The client is a regulated Investor Owned Utility (IOU) that provides electric service to approximately 60,000 customers in Michigan’s Upper Peninsula. The utility’s small customer base is spread over 6,000 square miles and across 10 of the state’s 15 counties.
A mandate to improve efficiency.
This utility currently sends employees to read meters manually—a labor and time intensive process given the company’s large service area. To improve efficiency and productivity, the utility sought to develop a plan for building a communication network that will enable automated meter reading, Time-of-Use (TOU) rates, and home energy displays (HED), as well as remote disconnect and reconnect functionality. One of the keys to enabling this functionality will be the ability to transmit data between Advanced Metering Infrastructure (AMI) enabled meters and the utility’s backoffice equipment. The communication system not only must be cost effective; it must be able to operate reliably in the area’s extreme weather conditions and rough topography.
In addition, the utility wanted the new network to:
For assistance evaluating the requirements for building a communication network to support AMI implementation, the utility turned to West Monroe Partners. West Monroe Partners demonstrated extensive experience planning, designing, and implementing large-scale wired and wireless IP networks for smart grid applications.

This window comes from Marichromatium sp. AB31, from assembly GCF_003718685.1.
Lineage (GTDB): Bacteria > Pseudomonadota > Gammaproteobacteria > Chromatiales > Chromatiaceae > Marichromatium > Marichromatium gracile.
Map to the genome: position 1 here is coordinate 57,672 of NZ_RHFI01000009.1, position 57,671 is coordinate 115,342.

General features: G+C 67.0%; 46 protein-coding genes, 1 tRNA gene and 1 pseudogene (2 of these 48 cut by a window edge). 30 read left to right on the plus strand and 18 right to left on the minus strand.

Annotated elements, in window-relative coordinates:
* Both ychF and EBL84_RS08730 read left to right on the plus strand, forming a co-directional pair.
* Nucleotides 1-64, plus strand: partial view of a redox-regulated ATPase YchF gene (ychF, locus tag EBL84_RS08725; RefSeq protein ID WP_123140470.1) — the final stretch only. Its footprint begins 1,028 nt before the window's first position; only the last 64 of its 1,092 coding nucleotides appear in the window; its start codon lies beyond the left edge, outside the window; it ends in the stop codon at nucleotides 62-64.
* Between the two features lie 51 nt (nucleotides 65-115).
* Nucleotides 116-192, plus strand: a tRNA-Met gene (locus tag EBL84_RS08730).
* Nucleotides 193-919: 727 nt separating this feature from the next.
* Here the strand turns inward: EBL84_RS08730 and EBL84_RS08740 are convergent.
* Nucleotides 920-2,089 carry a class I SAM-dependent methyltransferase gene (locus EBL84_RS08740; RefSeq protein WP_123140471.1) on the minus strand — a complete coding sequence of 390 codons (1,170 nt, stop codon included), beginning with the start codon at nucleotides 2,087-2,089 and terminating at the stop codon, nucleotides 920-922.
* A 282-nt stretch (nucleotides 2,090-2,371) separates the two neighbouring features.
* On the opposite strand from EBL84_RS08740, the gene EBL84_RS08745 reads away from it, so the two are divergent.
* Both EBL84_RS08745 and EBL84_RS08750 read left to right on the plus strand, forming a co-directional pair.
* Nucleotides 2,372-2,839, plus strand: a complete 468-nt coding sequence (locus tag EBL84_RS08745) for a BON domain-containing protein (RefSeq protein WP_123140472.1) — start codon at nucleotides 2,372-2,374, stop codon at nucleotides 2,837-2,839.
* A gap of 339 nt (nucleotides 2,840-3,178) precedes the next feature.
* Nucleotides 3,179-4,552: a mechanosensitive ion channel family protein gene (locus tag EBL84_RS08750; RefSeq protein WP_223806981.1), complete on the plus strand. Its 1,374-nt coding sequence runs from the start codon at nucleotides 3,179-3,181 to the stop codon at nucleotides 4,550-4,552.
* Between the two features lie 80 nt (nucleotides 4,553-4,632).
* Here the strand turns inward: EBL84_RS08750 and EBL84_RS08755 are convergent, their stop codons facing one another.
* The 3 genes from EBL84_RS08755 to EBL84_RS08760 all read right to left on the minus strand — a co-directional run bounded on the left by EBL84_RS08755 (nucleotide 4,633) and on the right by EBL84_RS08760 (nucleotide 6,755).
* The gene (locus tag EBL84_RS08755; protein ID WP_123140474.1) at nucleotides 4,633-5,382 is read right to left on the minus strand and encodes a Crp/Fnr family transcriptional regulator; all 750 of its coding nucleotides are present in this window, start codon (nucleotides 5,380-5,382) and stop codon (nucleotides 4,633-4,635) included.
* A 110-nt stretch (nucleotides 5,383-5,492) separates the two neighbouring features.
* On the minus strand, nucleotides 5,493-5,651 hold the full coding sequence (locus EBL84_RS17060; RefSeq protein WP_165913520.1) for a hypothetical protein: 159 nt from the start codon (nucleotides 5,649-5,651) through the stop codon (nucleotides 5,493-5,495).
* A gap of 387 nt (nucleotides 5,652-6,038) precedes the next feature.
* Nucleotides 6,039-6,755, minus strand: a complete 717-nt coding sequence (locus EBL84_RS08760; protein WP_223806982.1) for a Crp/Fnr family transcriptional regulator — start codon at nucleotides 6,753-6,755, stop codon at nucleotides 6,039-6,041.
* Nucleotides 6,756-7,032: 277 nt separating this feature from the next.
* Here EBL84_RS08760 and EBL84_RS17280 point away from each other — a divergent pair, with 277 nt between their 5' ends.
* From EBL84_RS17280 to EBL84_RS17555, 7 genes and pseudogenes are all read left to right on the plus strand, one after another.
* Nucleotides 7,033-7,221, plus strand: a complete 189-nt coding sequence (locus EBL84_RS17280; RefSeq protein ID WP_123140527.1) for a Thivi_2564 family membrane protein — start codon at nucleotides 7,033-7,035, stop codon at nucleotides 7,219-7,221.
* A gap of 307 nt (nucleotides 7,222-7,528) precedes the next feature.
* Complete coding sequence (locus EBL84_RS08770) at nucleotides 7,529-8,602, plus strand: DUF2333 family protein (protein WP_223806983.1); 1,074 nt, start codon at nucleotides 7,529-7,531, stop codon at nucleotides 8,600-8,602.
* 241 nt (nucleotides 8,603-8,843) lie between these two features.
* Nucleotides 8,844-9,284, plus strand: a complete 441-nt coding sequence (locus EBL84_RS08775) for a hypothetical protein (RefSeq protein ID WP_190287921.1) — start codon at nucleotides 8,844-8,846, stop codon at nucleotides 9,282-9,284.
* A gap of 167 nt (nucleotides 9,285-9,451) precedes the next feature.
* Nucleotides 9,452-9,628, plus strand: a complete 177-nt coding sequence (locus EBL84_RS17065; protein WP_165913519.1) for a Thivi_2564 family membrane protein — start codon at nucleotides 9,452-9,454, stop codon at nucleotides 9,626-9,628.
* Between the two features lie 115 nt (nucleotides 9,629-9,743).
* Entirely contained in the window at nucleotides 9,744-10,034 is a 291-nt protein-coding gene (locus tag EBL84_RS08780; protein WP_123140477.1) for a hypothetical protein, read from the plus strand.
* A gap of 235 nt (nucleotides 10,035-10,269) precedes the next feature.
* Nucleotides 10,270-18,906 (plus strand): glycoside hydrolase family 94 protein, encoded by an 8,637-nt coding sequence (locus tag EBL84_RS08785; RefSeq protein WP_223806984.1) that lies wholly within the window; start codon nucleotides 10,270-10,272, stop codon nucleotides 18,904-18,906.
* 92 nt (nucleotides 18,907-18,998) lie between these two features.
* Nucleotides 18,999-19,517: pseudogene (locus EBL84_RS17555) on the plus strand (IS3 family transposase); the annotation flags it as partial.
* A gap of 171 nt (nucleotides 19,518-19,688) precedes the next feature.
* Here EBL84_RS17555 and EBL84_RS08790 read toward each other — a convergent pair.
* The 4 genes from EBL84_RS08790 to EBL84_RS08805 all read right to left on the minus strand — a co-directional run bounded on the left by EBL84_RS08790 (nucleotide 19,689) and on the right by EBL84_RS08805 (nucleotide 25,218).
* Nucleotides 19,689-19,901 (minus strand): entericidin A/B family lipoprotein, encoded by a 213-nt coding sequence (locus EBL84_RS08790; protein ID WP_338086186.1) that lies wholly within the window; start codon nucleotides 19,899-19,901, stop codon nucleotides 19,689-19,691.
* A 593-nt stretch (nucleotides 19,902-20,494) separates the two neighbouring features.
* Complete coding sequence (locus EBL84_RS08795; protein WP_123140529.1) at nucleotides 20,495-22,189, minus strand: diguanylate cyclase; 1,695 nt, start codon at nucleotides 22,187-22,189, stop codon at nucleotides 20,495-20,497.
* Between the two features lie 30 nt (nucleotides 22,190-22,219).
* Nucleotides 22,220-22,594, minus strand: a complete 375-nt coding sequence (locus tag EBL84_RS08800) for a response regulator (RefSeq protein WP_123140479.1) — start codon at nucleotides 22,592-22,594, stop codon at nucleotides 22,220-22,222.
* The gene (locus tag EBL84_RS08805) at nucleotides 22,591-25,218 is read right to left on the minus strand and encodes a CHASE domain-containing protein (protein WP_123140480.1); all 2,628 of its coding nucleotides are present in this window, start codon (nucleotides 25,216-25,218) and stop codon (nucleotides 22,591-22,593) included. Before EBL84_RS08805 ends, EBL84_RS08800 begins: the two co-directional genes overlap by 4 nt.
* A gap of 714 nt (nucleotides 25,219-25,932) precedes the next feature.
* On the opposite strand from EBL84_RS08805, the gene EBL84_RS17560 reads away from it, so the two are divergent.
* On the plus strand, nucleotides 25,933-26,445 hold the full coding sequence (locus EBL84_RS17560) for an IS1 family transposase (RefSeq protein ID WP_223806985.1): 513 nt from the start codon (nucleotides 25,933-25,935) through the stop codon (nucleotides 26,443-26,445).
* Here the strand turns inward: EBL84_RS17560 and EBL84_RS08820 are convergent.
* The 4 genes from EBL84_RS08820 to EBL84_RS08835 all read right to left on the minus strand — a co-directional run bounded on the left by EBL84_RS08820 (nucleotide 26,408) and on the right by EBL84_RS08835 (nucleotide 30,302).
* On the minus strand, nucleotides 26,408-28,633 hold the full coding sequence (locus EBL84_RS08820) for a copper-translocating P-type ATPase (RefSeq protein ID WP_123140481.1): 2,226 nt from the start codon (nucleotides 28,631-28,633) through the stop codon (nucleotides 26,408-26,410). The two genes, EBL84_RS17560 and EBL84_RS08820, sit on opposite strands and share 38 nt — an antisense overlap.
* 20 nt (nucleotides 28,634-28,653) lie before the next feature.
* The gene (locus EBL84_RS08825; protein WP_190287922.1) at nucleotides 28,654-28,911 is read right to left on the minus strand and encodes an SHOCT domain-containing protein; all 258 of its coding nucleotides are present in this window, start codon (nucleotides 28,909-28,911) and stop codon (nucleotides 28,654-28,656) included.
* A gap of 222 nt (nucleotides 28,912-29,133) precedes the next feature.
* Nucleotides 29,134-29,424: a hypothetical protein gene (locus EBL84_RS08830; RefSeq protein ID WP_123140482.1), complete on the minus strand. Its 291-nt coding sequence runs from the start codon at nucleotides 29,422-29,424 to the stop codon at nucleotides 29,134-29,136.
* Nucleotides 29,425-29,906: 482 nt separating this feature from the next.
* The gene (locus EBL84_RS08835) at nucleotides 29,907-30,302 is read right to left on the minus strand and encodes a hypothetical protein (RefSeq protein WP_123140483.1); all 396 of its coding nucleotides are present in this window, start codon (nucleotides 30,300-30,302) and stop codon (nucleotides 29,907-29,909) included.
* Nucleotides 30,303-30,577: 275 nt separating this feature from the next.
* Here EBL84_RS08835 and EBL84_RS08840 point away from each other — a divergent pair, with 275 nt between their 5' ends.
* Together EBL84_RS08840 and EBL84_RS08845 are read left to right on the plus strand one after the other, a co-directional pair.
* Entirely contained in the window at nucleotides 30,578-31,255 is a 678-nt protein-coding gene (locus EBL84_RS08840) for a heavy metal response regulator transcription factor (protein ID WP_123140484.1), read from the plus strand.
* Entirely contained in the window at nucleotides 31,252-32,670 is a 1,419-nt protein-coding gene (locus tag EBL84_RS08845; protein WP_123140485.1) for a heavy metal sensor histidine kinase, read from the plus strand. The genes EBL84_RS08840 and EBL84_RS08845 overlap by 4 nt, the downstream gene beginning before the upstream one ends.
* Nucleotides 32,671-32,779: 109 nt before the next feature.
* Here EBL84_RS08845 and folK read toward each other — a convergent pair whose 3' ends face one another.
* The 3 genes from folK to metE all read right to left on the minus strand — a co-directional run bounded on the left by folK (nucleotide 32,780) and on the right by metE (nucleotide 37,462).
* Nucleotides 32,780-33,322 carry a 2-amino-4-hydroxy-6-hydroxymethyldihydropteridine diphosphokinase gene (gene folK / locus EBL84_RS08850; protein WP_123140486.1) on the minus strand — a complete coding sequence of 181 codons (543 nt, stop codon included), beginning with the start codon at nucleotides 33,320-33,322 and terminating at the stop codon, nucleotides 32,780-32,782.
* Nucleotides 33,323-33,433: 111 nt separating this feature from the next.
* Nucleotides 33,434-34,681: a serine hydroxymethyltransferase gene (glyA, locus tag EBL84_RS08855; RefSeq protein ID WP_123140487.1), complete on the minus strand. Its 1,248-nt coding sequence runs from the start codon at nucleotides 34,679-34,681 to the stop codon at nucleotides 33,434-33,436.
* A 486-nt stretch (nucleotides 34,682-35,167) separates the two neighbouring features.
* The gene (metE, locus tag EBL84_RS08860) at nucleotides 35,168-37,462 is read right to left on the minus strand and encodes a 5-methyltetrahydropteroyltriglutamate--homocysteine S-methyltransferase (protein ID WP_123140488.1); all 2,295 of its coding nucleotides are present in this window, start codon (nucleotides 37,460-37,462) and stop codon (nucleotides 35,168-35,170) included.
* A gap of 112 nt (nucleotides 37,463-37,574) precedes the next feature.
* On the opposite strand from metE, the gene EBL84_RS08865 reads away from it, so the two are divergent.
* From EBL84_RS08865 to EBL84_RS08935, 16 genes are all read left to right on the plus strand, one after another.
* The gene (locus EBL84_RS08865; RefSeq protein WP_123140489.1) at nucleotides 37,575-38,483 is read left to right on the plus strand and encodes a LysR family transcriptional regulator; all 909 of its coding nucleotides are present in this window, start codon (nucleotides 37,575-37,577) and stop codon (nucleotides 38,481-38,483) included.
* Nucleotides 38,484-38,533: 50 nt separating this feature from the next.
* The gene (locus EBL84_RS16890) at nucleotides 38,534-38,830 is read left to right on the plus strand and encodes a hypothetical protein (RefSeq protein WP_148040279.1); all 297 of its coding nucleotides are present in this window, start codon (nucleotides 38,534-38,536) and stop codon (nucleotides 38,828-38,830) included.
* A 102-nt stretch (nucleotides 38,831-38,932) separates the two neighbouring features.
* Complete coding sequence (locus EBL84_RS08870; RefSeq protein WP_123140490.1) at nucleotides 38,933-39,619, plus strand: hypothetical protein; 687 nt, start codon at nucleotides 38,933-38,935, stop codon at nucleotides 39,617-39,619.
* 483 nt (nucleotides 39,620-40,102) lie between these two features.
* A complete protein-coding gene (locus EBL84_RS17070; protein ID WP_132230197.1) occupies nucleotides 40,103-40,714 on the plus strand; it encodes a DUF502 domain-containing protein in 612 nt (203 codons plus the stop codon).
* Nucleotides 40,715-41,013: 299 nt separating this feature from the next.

A cost-effective, dual-network design.
West Monroe Partners worked with the utility to:
Because the utility wanted to pursue the most cost-effective approach for enabling AMI, the project team designed a solution utilizing two networks: a higher-bandwidth backhaul network and a lower-bandwidth point to multipoint network. The project team also considered a variety of potential technologies, including wired, licensed wireless, and unlicensed wireless—evaluating each for up-front capital cost, ongoing maintenance cost, and available bandwidth. Because the initial network bandwidth requirements were such that a 45-60 Mbps backhaul solution could be combined with a 2 Mbps point to multipoint solution, the utility ultimately selected an unlicensed wireless ring network backhaul configuration and licensed low-frequency point to multipoint solution.
Finally, West Monroe Partners drew on its internal infrastructure and networking expertise to ensure that the design would work as promised.
A solid plan and sound grant application.
Through its extensive analysis and development of a communications network design, West Monroe Partners not only helped the utility prepare for taking the next steps in moving toward AMI capabilities. It also supported the utility in filing an application for a Smart Grid Investment Grant opportunity as part of the American Recovery and Reinvestment Act—funding that the utility hopes to use to put its plans in motion.